A group of islanders stand at the tall cliffs overlooking the South Pacific Ocean and sing a song. And a little bit of magic happens.
The islanders, from the village of Vaitogi, in American Samoa, sing some ancient words and one by one, the sea turtles in the area will come to the surface of the ocean and raise their heads from the water as if in greeting.
Those lucky enough to see this spectacle are often rewarded with the sight of sharks also coming to the water’s surface at the sounds of the ancient song/chant.
That the sharks and turtles, natural enemies, would swim alongside each other is a modern day mystery steeped in ancient legend.
This amazing sight, now a major tourist attraction, is made all the more mysterious because the turtles and sharks never come to the surface unless the ancient song is sung by at least three islanders.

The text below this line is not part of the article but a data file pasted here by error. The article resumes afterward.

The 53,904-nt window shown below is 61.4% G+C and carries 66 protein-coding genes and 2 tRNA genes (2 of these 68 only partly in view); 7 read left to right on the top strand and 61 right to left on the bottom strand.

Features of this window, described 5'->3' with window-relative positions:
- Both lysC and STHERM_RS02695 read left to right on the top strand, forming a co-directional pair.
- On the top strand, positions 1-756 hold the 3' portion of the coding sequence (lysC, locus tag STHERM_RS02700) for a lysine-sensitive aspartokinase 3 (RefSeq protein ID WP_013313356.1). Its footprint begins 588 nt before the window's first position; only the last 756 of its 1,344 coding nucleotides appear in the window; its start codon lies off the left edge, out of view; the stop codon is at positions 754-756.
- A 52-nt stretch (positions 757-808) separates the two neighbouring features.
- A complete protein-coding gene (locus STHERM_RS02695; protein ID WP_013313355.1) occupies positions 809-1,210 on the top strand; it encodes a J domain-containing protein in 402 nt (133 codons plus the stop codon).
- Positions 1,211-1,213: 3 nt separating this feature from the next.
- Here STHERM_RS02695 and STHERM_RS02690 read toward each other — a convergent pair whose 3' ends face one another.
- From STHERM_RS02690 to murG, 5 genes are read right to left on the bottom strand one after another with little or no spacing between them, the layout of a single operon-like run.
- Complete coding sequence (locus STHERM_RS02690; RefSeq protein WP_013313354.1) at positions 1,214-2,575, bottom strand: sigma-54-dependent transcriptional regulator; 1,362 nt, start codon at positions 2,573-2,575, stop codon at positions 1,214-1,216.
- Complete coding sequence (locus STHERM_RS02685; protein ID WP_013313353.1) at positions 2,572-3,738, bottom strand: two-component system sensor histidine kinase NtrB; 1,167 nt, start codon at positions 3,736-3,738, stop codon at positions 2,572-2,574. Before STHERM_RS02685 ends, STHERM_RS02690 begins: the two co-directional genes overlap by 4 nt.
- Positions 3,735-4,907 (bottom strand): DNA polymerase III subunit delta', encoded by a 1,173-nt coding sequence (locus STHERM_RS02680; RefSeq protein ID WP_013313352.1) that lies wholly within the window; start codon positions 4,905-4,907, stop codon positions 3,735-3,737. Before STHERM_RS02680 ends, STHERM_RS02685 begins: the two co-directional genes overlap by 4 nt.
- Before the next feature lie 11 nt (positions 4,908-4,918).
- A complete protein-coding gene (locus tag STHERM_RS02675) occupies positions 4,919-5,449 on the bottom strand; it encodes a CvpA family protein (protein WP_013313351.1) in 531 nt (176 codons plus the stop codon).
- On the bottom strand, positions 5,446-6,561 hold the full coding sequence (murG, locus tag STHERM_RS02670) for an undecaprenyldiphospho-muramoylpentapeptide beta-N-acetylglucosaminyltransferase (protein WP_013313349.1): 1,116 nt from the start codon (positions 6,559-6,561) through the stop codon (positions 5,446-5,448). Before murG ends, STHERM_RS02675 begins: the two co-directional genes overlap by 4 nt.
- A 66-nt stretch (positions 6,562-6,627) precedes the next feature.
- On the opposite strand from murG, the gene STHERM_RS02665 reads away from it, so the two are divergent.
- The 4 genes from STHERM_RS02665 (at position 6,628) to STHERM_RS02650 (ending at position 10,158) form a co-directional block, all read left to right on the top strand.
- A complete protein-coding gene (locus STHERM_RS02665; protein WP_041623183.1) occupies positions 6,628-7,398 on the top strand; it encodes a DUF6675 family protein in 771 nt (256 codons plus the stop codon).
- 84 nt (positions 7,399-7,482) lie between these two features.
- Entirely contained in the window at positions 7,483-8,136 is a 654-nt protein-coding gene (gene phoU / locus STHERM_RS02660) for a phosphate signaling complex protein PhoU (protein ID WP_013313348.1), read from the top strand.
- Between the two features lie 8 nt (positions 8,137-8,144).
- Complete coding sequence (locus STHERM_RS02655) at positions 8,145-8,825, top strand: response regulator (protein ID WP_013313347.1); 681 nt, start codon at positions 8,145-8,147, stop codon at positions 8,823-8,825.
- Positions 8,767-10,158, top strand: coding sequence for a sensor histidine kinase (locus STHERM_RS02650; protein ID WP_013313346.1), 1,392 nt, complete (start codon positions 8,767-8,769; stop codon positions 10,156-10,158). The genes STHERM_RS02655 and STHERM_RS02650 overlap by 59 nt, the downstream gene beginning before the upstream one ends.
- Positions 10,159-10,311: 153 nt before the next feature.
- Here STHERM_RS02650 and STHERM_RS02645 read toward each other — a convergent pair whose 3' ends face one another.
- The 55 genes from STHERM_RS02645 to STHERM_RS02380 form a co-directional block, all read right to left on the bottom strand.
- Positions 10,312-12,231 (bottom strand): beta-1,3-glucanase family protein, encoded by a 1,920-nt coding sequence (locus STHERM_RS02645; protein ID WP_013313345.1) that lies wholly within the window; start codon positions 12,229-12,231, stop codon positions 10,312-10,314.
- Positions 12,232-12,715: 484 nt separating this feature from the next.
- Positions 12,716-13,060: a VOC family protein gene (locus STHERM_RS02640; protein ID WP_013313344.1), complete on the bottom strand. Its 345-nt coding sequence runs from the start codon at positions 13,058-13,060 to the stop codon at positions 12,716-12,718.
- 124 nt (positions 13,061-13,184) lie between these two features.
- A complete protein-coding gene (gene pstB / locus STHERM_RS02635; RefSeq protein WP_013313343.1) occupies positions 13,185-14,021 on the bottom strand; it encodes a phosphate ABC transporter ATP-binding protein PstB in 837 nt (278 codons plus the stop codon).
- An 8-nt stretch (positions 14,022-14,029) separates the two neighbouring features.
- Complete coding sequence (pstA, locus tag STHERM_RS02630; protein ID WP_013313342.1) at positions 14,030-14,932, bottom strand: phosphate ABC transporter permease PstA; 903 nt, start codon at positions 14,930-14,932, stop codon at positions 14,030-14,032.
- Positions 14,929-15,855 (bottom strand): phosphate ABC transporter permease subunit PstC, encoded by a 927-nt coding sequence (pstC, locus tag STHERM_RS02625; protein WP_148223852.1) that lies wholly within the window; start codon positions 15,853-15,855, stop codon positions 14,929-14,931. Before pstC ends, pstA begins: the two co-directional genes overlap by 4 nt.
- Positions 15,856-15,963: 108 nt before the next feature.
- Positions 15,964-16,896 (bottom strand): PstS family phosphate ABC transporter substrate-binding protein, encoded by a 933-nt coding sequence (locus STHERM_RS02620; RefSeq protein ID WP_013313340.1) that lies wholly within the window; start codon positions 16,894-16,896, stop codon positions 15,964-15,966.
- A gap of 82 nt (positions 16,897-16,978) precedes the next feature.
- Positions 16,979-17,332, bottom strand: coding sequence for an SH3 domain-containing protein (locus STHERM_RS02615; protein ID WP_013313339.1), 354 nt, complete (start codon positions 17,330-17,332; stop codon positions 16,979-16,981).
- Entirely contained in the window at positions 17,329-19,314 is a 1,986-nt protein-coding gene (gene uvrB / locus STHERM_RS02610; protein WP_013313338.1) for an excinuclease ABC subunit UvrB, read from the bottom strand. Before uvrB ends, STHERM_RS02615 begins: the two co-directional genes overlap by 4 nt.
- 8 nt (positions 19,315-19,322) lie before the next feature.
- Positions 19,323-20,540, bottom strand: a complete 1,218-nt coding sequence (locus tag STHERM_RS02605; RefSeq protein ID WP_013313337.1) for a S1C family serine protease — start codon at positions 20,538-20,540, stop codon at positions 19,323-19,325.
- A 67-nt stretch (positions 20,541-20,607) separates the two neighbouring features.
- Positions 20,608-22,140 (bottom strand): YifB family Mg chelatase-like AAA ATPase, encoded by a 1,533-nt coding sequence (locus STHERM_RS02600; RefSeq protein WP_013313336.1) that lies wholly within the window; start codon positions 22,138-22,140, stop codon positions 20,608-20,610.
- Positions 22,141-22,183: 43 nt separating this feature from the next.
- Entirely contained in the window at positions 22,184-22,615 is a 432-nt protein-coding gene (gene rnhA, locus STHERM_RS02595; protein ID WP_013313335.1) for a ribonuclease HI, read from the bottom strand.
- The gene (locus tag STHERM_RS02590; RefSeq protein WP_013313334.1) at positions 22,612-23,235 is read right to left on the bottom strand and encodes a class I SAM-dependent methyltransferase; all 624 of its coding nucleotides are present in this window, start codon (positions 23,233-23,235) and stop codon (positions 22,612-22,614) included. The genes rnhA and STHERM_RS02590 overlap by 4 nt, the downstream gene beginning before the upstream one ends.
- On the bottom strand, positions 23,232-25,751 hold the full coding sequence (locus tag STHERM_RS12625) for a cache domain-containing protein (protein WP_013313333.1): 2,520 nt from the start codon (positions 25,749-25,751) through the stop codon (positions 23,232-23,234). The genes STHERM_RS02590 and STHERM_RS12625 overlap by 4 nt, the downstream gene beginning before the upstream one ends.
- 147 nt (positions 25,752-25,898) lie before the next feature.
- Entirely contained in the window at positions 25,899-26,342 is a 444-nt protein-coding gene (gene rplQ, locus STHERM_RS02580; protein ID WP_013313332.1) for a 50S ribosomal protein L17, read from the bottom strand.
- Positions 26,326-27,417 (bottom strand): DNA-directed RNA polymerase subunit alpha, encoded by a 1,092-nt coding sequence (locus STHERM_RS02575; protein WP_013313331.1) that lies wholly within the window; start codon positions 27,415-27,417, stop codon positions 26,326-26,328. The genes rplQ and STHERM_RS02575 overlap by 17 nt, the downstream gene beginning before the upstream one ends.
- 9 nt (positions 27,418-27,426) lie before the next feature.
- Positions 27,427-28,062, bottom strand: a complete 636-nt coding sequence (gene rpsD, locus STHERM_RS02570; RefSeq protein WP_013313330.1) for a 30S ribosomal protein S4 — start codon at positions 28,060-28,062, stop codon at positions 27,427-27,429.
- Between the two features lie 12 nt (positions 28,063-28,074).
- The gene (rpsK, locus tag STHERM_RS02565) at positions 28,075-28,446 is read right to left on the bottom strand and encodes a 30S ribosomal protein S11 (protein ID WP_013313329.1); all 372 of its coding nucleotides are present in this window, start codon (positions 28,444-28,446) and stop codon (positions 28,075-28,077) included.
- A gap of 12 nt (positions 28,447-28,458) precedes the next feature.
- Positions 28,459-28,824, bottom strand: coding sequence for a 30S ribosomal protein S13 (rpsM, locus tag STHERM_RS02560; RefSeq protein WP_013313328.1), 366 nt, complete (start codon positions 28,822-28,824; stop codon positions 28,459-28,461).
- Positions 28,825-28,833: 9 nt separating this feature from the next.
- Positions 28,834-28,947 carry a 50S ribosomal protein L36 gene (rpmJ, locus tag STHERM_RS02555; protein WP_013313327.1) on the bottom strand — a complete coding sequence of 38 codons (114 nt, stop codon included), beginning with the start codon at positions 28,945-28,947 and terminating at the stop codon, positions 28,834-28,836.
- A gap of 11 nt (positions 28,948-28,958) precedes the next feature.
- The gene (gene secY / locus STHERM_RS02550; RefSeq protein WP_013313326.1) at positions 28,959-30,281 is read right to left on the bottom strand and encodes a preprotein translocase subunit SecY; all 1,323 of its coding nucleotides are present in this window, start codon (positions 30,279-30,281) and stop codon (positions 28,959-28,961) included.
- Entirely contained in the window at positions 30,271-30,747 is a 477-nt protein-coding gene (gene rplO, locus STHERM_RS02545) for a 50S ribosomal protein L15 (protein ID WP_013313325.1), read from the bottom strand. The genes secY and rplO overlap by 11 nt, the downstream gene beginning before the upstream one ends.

Many have tried, unsuccessfully, to entice the sea creatures to the surface by other means, giving new respect to the legend that inspired the song and the tradition.
There are different versions of the story, as is often the case with ancient legends handed down through generations.
One story involves a young couple who could not bear the thought of being separated, so threw themselves into the ocean.
THE TURTLE TALE
The most popular version tells of an old blind woman and her granddaughter, rejected by their relatives as a burden during a long famine.
When the grandmother, Fonuea, realised the family had left her and the young girl to starve, she asked her granddaughter to take her to the edge of the cliffs. Together, they dove into the water to leave their fate with the generous sea.